Non compete – I am Texas based with previous employer based in North Carolina. Should I seek guidance in NC?

UPDATED: Oct 1, 2022

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Non compete – I am Texas based with previous employer based in North Carolina. Should I seek guidance in NC?

I was terminated 9 months ago from my sales position. I was offered 20 weeks severance of my base salary not commissions – averaged about 40 more, for a 2 year non-compete. I am talking to a company in same industry that only does a fraction of the products my previous employer manufactured. I am also looking at a marketing role vs. sales. Is getting guidance in the state the company was based and written wise? If NC is also a Right to Work state do you feel it is fair for a company to prevent one from working per the agreement I signed? They dangle the money to get you to sign the agreement.

Asked on January 29, 2018 under Employment Labor Law, Texas


SJZ, Member, New York Bar / FreeAdvice Contributing Attorney

Answered 4 years ago | Contributor

1) Non-competes are generally legal and enforceable, though there are a few states that will not enforce them. You may feel this is not fair, but the law believes it is: you voluntarily took their money in exchange for signing. You can't take their money but not honor the agreement you signed, and if you did not want to sign and be bound by the agreement, you could have refused the severance.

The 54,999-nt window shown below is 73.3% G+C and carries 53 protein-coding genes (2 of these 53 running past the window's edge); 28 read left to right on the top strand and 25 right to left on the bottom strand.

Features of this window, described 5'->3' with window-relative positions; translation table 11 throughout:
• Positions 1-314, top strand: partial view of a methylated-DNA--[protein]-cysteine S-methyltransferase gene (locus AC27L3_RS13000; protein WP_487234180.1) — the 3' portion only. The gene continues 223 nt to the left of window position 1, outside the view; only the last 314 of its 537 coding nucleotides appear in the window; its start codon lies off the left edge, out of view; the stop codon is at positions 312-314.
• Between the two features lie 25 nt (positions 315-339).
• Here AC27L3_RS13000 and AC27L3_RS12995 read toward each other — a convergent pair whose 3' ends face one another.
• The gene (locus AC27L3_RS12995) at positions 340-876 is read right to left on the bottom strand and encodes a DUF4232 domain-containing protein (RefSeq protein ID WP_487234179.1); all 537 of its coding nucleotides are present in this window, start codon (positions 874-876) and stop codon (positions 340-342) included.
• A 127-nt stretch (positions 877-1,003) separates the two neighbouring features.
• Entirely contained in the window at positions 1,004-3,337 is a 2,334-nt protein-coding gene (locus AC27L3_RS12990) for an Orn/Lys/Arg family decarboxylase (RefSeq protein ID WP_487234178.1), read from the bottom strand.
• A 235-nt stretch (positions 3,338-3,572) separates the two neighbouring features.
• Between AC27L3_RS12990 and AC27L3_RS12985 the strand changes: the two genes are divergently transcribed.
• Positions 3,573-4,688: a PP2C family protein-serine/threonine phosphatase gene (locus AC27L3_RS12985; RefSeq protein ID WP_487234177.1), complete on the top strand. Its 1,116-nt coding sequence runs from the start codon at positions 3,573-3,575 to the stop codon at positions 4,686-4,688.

2) The relevant state is the state you intend to work in: that is the state that will have power over your job, and so the state that will or will not enforce the non-compete.

IMPORTANT NOTICE: The Answer(s) provided above are for general information only. The attorney providing the answer was not serving as the attorney for the person submitting the question or in any attorney-client relationship with such person. Laws may vary from state to state, and sometimes change. Tiny variations in the facts, or a fact not set forth in a question, often can change a legal outcome or an attorney's conclusion. Although has verified the attorney was admitted to practice law in at least one jurisdiction, he or she may not be authorized to practice law in the jurisdiction referred to in the question, nor is he or she necessarily experienced in the area of the law involved. Unlike the information in the Answer(s) above, upon which you should NOT rely, for personal advice you can rely upon we suggest you retain an attorney to represent you.

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